Freddie Davidson reflects on time at Cambridge University Boat Club
Freddie Davidson will seek to use the experience and skills gained at Cambridge University Boat Club as a catalyst to break into the Great Britain Rowing Team.
The 22-year-old was the Light Blues president in his fourth and final year studying engineering at Emmanuel College, and while everything came to an abrupt end without the chance to take on Oxford in the Boat Race, he reflects fondly on his time at Goldie Boathouse.
Davidson arrived in 2017, and was the first British fresher to make the Blue boat since Tom James in 2003.
It may have ended in defeat to the Dark Blues that year, but the foundations had been laid for successes in 2018 and 2019.
“I think I’ve developed as a rower tremendously over the four years and, Covid aside, I’ve had a great time rowing at Cambridge,” he said.
“I’ve got a lot out of it and some of my best friends. I’ve really enjoyed it and I think it has set me up well.
“My plan now is to take on trying to get selection for the senior national team, and I think it has set me up really well to do that.
“I owe a lot to the programme and the rowing at Cambridge – looking back I wouldn’t change anything, it’s just a shame it had to end the way
To the outside world, it may not always appear so, but each year of the Boat Race programme is candidly different so, even putting results aside, it is really difficult to compare his three Blues.
“All four years were different,” he said. “The highlights of all four years have to be the races themselves – 2017 was a loss but I still see it as an important part of moving into the next year and the wins in 2018 and 2019.
“It is difficult to pinpoint a specific highlight for this season, but for me, the most enjoyment I got out of it was the winter training camp in Banyoles where it’s just the squad and coaches isolated from everything else.
“We had a really good training camp and squad there, and it was the first time I’ve been at Cambridge where we’ve managed to get three eights out side by side.
“I was pretty proud of that, and being involved in leading it.
“This year, as much as if not
more than any of the other years I’ve been involved, there was a great squad dynamic.
“You often look back at squads from the Boat Races, and there is a trend that winning squads tend to stay in touch and tight knit and the losing squads tend to drift apart a little bit more.
“This year, despite us having no end result, I think the squad will stick together and there are very strong friendships between everyone – in that regard, you could see it as a very successful season.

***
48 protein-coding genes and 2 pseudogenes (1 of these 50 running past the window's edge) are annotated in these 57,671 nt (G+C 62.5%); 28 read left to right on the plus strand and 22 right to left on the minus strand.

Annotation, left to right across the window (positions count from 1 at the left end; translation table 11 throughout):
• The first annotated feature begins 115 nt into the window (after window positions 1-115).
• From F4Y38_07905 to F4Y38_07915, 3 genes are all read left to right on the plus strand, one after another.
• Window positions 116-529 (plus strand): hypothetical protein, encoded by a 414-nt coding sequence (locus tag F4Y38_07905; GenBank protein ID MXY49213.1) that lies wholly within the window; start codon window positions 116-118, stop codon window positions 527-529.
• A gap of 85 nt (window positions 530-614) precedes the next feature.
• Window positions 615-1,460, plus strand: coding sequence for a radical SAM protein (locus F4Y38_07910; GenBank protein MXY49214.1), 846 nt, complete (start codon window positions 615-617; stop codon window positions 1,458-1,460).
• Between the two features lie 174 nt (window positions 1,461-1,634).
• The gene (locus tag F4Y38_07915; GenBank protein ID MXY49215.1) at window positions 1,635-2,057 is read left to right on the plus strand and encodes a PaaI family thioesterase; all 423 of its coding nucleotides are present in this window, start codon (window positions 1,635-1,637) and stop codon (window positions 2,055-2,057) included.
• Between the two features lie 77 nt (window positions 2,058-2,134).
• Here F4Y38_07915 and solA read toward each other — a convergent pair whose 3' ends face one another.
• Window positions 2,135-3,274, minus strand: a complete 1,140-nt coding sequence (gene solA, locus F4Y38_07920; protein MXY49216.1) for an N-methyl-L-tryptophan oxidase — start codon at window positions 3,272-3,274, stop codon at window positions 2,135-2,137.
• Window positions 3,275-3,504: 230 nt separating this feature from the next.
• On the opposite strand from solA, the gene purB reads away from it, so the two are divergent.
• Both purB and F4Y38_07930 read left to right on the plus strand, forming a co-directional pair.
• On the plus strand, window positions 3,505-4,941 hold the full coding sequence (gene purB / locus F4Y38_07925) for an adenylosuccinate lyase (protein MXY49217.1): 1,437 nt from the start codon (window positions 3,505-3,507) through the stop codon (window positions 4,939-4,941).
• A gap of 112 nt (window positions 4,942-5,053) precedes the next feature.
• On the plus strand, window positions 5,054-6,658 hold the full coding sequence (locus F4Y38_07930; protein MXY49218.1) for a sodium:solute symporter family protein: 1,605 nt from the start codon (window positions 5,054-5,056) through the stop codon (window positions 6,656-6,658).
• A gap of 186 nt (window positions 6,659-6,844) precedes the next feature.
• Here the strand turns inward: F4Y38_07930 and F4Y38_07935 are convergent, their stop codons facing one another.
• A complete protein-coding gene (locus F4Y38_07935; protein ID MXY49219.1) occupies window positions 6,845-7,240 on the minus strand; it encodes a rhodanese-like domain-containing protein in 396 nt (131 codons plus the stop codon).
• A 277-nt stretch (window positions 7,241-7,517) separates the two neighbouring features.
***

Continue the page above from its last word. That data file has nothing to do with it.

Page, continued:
“It’s definitely been an awesome squad to be a part of and especially to play a part in leading.”
Davidson admits that it was a surreal finish to both his presidential year and his studies.
The gravity of the pandemic had not truly been understood when the Boat Race was cancelled, and there was shock at the time for the rowers, with just two weeks to go until the race. But what has happened since has put everything into perspective.
“It is very important to us but at the end of the day it is just a sporting event and there are a lot more important things going on in the world,” said Davidson.
“I had a great time and I think almost everyone in the squad had a great year out of it. As a squad, we really enjoyed it even though we didn’t have the icing on the cake, which is race itself.
“It lacked a bit of finality but I think if you asked anyone in the squad ‘if you knew the race would be cancelled, would you have still have gone through the training and the process?’, I think the vast majority of us would have said ‘yes’ because we had a really enjoyable year out of it, despite the lack of result at the end.”
Davidson has enjoyed the opportunity to have both a physical and a mental break from rowing, away from the pressure of results and competition.
It is the first down time in five years, and maintaining fitness has been centred on cycling.
As for what is next, Davidson is hoping to convert his success in the national junior ranks to the senior squad – he won a gold medal with men’s coxless four at the World Under-23 Rowing Championships last year, having earned a silver medal in the eight in 2018.
“The current plan is to try to break into the senior team,” he said. “Things are a bit fluid at the moment because the Olympics has been provisionally moved to 2021 so the senior team rolls over from this season into next.
“I’m hoping to try to train as close to full time as I can next year with a look to going into the senior team proper the year after, for the 2021/22 season.
“It would be more of a long-term ambition to be in the senior team for the 2024 Olympics.”